Jon Mark Beilue: From China to London by way of WT

Jon Mark Beilue Jan 13, 2022
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Jon Mark Beilue: From China to London by way of WT

Yidi Hou takes what she learned in Canyon to prestigious Imperial graduate school


The pursuit of an education has taken Yidi Hou to places and cultures that five years ago she could have not imagined. In 2017, she completed her high school education – or fundamental education – in Tai’an, a city of 5.6 million in the Western Shangdong province of China.

Today, she’s pursuing a master’s degree in the environmental sciences field at Imperial College in London – more than 5,000 miles west of where Hou called home. But before that, and certainly connecting the two cities, was a swing 6,650 miles to the east and four productive years spent at West Texas A&M University.

Tai’an was not nor will it ever be on WT president Dr. Walter Wendler’s goodwill tour of high schools.  But for one fulfilled student from half a world away, WT had what she was looking for and her four years were worth the investment.

“WT was truly amazing and unforgettable for me,” said Hou from London. “I am sure it will impact me forever.”

Hou has always been concerned about environmental issues since she was a child. Knowing she would be an international student in the United States in the field of environmental sciences, Hou researched American universities and was attracted by WT’s educational offerings, teaching method and study environment.

She also would meet a kindred spirit in Dr. Naruki Hiranuma, associate professor of environmental science. He forged a similar path, coming to WT from Japan, earning a degree before eventually obtaining his Ph.D. in atmospheric science at Texas A&M University. He returned to teach at WT in 2016, one year before Hou arrived.

“When I came to WT 16 years ago, I was pulled aside by an Amarillo airport security guard who asked me how it was going,”  said Hiranuma. “I said, ‘no,’ because the only words I knew were ‘yes, ‘no,’ and ‘I love you.’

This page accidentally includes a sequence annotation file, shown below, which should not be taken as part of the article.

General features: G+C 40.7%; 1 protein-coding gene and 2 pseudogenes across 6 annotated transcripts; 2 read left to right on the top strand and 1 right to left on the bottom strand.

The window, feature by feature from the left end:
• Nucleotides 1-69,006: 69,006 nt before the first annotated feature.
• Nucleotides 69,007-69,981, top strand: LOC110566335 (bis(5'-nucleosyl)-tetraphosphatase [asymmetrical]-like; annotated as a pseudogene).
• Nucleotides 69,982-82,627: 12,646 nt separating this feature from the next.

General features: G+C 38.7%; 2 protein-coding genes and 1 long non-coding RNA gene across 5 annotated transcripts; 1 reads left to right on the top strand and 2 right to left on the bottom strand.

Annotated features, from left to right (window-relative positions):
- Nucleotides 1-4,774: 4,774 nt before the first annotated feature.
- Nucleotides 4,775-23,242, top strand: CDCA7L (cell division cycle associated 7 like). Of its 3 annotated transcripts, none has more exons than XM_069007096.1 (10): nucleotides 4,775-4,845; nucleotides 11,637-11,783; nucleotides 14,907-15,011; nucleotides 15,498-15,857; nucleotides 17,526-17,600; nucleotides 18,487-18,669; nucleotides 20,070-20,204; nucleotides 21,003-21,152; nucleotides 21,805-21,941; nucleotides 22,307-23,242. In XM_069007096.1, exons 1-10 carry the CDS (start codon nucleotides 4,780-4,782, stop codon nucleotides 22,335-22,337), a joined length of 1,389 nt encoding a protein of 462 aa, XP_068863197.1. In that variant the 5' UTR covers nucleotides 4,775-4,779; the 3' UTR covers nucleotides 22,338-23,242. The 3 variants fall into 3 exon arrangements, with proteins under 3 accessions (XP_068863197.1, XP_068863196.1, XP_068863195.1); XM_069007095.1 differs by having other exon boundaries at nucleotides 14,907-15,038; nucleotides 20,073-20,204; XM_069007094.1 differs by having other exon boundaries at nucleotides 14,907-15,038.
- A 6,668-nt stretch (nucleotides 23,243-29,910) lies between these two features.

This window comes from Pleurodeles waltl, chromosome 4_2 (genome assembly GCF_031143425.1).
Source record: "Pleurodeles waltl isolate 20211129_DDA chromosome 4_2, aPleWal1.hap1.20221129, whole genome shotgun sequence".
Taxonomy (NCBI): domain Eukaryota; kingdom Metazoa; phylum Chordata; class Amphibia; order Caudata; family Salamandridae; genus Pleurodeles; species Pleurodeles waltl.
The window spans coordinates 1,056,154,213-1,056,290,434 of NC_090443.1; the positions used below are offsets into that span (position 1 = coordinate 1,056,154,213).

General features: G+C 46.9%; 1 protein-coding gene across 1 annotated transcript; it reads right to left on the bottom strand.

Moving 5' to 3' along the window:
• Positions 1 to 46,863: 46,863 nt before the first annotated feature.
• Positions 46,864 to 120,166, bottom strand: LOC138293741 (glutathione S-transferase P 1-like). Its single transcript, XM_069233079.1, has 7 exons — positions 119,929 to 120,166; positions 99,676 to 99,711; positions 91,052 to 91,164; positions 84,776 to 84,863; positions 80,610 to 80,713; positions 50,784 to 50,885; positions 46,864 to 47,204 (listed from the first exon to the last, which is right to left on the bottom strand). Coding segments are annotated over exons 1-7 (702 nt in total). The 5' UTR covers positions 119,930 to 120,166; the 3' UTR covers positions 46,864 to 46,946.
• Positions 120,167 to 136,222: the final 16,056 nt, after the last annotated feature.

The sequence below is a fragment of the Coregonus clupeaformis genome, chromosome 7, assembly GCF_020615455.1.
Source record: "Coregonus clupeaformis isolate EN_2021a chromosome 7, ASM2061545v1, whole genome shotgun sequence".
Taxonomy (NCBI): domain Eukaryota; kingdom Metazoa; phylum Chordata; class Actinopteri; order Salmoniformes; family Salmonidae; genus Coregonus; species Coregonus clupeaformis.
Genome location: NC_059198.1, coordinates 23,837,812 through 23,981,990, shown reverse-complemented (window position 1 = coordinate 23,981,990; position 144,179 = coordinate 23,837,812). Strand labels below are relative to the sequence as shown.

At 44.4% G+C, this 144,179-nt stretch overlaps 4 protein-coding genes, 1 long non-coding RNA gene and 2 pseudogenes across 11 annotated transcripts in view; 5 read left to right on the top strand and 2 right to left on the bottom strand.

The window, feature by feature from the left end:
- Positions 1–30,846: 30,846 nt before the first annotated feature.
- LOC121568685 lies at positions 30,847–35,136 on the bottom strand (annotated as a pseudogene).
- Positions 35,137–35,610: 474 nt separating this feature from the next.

“Yidi is on a similar trajectory so I’ve had some connections and at times sympathies for her. She has gained experience not only in the sciences, but about life in West Texas.”

That Hou was one of the 12 percent accepted into Imperial College’s selective graduate program fairly speaks to not only her, but also WT. She arrived in Canyon in 2017 having taken a standard class in English in Tai’an, which was required, but it was not really spoken.

“At first English was very difficult to conquer,” she said.

Hou did enroll in an English as a second language course before entering WT in 2017 and continued to work on her English while on campus. In addition to greatly improving conversational English, Hou honed her skills in academic writing and presentation skills.

“The greatest thing about WT is it gives students unlimited support,” she said.

Hou listed professors that took an extra interest in her and her studies, beginning with Hiranuma, her adviser. Knowing some of the difficulty in acclimating to a different culture, Hiranuma invited Hou to family dinners, and then hired her as a research assistant.

“That allowed me to get incredibly close to research and piqued my research interest,” Hou said. “Dr. Hiranuma always clarified and discussed my questions as well as providing necessary research help. Professors get to know each student and provide us feedback while answering our questions. When professors are willing to help that leads to effective learning.”